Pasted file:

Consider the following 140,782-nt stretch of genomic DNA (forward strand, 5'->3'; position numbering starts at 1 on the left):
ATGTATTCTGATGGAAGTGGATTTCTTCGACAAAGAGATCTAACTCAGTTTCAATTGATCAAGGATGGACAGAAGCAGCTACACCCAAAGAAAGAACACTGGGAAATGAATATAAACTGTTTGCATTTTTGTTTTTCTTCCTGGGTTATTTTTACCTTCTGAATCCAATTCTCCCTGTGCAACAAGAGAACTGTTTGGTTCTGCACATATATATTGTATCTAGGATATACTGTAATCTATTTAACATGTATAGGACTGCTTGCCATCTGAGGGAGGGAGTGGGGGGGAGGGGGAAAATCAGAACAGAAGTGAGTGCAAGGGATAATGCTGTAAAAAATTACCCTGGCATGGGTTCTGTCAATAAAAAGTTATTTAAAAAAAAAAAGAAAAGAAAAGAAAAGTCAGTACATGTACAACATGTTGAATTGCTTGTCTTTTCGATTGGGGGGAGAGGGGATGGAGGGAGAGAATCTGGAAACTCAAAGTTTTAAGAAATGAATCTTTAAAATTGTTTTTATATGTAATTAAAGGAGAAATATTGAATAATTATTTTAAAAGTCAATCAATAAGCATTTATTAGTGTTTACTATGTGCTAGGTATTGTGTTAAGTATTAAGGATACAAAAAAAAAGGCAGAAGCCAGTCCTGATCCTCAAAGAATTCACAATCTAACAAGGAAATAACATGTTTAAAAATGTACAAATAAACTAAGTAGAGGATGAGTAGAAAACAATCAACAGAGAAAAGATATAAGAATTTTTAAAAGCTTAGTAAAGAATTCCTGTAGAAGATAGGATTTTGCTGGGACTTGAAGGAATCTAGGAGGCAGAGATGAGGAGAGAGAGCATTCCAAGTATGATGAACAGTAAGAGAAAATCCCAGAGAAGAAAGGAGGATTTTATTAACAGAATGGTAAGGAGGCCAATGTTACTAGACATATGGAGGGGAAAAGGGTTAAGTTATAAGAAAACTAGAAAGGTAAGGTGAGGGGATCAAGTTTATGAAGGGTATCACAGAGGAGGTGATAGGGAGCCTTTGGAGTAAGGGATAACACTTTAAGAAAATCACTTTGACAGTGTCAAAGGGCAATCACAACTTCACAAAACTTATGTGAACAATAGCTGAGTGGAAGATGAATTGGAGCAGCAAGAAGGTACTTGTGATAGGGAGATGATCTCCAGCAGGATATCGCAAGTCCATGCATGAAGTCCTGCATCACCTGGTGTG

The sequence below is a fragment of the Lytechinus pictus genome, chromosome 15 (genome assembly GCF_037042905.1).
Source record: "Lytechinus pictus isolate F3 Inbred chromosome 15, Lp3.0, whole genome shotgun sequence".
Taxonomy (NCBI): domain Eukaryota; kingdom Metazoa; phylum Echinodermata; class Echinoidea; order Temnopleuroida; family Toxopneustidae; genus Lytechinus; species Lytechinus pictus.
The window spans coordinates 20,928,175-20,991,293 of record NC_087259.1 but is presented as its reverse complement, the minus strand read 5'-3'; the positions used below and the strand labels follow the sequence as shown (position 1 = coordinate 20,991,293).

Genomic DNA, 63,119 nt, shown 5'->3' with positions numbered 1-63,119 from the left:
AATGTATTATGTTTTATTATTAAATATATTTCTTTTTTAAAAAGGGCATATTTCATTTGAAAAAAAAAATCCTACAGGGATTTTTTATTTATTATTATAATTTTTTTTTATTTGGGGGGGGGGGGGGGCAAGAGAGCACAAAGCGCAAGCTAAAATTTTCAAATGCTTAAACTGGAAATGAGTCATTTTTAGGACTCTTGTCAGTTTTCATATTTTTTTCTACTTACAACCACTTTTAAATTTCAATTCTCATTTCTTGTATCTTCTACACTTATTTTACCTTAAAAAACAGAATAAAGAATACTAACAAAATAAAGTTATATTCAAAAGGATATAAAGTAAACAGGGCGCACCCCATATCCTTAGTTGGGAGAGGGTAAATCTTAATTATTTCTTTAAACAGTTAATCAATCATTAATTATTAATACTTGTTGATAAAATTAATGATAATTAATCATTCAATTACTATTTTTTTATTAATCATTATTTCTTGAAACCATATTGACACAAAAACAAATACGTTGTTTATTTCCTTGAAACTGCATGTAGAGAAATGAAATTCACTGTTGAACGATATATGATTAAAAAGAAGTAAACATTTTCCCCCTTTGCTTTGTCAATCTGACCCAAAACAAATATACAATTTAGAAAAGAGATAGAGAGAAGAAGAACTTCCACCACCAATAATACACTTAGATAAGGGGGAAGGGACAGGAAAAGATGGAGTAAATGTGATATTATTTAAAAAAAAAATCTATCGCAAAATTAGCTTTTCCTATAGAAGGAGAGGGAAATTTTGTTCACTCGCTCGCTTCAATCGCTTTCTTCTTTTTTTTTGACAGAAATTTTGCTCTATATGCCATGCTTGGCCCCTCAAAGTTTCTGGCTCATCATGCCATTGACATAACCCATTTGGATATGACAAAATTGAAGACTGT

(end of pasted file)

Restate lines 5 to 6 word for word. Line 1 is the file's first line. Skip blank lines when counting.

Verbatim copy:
Taxonomy (NCBI): domain Eukaryota; kingdom Metazoa; phylum Echinodermata; class Echinoidea; order Temnopleuroida; family Toxopneustidae; genus Lytechinus; species Lytechinus pictus.
The window spans coordinates 20,928,175-20,991,293 of record NC_087259.1 but is presented as its reverse complement, the minus strand read 5'-3'; the positions used below and the strand labels follow the sequence as shown (position 1 = coordinate 20,991,293).